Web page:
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All comments by Gabriel Fractman
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Alex, I do not think there is that much to disclose. A long suit trial bid means I have losers in that suit and I need partner to help me cover them. Whether I have AJxx or Jxx is my business and is just bridge. Of course when partner thinks his Qxx is golden, that is also my business.

As long as I explain the meaning of the bid, and the inferences from bids that were not made, there is no need to show my cards to the opponents. There are many similar situations where the range of possible hands behind a given bid is quite wide.

Going back to the hand, for me the driver is whether partner has 3 or 4 card support. I have four losers in the minors and can hope partner to cover two of them, but I still have work to do in the majors. That will change dramatically if partner has 4 cards, for instance: Qxx,xxx,Axx,Axxx has prime cards and a fitting honor in , but game is very poor. Change it to Qxx,xxxx,Axx,Axx and the odds are very much better.
Oct. 7, 2017
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If I plan to invite after 2, I would prefer to bid 3 instead of 2.
Not only I need help there but it may stop opponents to lead that suit. In even if pd has the worst possible holding (i.e. xxx) it is not the end of the world.
Oct. 7, 2017
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Having shown 24-26 the hand is not as good as it seems. Of course we want to play 4 but for slam to be good we need two red key cards. Partner should definitely make a move with that, so I think 4 is sufficient.
Oct. 6, 2017
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Thank you for your comments. You are right, pass over 5 should not necessarily be forcing (unless agreement) as the NS auction is basically 1-2-4.
I was influenced by the fact that South probably intended his pass to be forcing (as otherwise it seems reasonable for him to bid 5 with a 7 card suit and no losers in or ).
Sept. 25, 2017
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This hand could even try for slam opposite a 1 oppening. So starting with a weak 2 in seems a bit too one-sided even at MPs.
Sept. 13, 2017
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3 should be a favourite to make, as partner rates to have something like 2-1-3-7 distribution.
The point is whether we think we will be allowed to buy the contract and whether opponents can make a contract of their own (do we have too many HCP?). In that case 3NT as a save may have better chances than 4 which encourages the opponents to take some action. And some day it may even make!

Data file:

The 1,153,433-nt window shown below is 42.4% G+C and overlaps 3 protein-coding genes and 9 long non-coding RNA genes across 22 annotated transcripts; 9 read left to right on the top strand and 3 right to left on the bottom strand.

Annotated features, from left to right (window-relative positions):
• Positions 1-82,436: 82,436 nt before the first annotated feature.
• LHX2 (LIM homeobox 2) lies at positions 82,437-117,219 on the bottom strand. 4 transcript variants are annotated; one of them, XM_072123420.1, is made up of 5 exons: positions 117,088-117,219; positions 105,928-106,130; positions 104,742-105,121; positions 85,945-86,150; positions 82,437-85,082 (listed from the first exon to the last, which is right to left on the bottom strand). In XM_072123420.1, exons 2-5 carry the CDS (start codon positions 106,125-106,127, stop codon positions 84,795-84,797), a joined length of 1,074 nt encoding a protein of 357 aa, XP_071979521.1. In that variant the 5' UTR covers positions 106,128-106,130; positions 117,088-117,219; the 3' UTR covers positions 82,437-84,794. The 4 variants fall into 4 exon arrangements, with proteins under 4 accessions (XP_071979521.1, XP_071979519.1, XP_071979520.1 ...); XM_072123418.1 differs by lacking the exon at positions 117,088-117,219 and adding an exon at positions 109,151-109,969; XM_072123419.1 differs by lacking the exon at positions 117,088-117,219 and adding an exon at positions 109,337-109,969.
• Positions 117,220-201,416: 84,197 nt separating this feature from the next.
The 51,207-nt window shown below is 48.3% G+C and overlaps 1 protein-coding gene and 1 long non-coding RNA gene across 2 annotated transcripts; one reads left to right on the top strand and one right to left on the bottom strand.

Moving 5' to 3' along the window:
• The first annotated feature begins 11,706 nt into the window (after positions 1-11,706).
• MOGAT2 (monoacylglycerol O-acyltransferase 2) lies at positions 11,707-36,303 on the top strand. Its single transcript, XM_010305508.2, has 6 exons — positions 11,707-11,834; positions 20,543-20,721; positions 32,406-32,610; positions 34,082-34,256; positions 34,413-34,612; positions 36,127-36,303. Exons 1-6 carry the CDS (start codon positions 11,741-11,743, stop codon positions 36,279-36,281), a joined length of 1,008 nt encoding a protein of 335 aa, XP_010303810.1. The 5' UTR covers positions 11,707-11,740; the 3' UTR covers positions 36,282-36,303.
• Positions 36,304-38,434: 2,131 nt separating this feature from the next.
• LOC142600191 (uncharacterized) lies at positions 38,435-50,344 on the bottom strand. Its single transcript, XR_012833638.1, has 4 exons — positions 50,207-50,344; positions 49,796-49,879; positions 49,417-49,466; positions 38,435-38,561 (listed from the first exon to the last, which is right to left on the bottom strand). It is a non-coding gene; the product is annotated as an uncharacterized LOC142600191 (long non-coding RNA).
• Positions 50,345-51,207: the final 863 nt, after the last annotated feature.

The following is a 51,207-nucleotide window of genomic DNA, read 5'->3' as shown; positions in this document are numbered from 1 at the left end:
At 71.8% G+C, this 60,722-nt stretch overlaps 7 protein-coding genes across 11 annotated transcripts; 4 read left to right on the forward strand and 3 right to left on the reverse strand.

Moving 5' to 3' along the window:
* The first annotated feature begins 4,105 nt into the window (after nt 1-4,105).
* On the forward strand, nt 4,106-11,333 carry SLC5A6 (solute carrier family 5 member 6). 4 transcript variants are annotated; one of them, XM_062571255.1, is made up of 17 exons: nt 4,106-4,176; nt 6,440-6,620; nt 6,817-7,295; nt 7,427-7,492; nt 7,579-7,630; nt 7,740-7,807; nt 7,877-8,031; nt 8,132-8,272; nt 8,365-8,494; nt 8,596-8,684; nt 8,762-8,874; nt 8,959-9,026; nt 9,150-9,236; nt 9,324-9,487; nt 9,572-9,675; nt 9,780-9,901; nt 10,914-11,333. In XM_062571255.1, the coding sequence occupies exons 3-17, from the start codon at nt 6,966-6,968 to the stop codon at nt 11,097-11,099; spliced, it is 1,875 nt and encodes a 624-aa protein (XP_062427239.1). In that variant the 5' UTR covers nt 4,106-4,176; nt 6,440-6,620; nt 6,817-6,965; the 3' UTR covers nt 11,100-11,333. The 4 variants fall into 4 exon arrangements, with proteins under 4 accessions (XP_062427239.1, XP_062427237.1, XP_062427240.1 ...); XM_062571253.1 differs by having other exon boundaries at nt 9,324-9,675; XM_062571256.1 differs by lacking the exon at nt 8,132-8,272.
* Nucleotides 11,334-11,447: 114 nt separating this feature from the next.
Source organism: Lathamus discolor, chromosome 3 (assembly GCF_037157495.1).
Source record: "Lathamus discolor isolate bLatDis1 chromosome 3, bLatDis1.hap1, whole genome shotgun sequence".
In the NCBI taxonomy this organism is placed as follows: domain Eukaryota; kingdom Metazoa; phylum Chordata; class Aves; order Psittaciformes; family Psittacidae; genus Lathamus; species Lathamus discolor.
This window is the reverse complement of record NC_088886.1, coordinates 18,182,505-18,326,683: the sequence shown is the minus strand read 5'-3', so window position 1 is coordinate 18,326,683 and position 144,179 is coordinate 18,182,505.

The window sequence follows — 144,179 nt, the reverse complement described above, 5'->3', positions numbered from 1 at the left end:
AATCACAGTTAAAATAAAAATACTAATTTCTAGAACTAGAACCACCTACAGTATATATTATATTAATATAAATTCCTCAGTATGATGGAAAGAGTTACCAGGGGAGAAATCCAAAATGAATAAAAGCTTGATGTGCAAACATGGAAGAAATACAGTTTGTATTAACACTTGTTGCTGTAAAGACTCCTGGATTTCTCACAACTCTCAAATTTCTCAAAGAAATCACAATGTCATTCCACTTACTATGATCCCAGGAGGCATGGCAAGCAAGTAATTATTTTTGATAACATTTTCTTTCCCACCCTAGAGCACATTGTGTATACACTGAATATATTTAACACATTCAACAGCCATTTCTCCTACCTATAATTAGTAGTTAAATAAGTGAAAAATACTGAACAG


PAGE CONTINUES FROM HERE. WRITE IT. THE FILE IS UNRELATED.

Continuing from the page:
Sept. 7, 2017
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Nice hand to try 5, “psychic” Exclusion Blackwood.
July 17, 2017
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I would like to “bite” something else when this dummy comes down ….
Partner still has the chance to bid if I pass, and I would be in much better position; for instance, I could now jump bid 3 with four trumps and an Ace if I had passed originally.
Now the only way to stop this is to rebid 3 which looks really awful on 4 rags.
June 26, 2017
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Well, by “reasonable” I meant that there could be some logic behind it. Fortunately for this game many times different players look at the same hand and see different things.

For the record, this hand was played in the USA2 trials (I think the final round) and I replayed it in BBO; my partner chose the “conservative” 1NT (which BTW I did not like as I later did not expect such unbalanced patter). But the american expert chose 2, so maybe it is not so silly …
May 22, 2017
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For me even thinking about doubling the opponents at the 2 level with only 3 trump when our side has a 9+ fit and I have a distributional hand is out of the question.

Switch your and and if double is played as penalty then it can be a good choice; but partner will normally pass the double (unless he has an undisclosed fit for ) without knowing which of the two hands I have. And the difference in outcome is huge.
May 16, 2017
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I think both proposed sequences so far are influenced by looking at the four hands. It is not always easy to abstract yourself from the fact that you know the other hand.
In this case: is it clear to rebid 4 bypassing 3NT level without knowing partner has such a powerhouse? And if the rebid is just 3, is it clear to support with only two cards (even if one is the A)?
For me, none of the two options is so clear (although both are reasonable alternatives); which shows that at the table it may not be as easy as it seems to reach 7.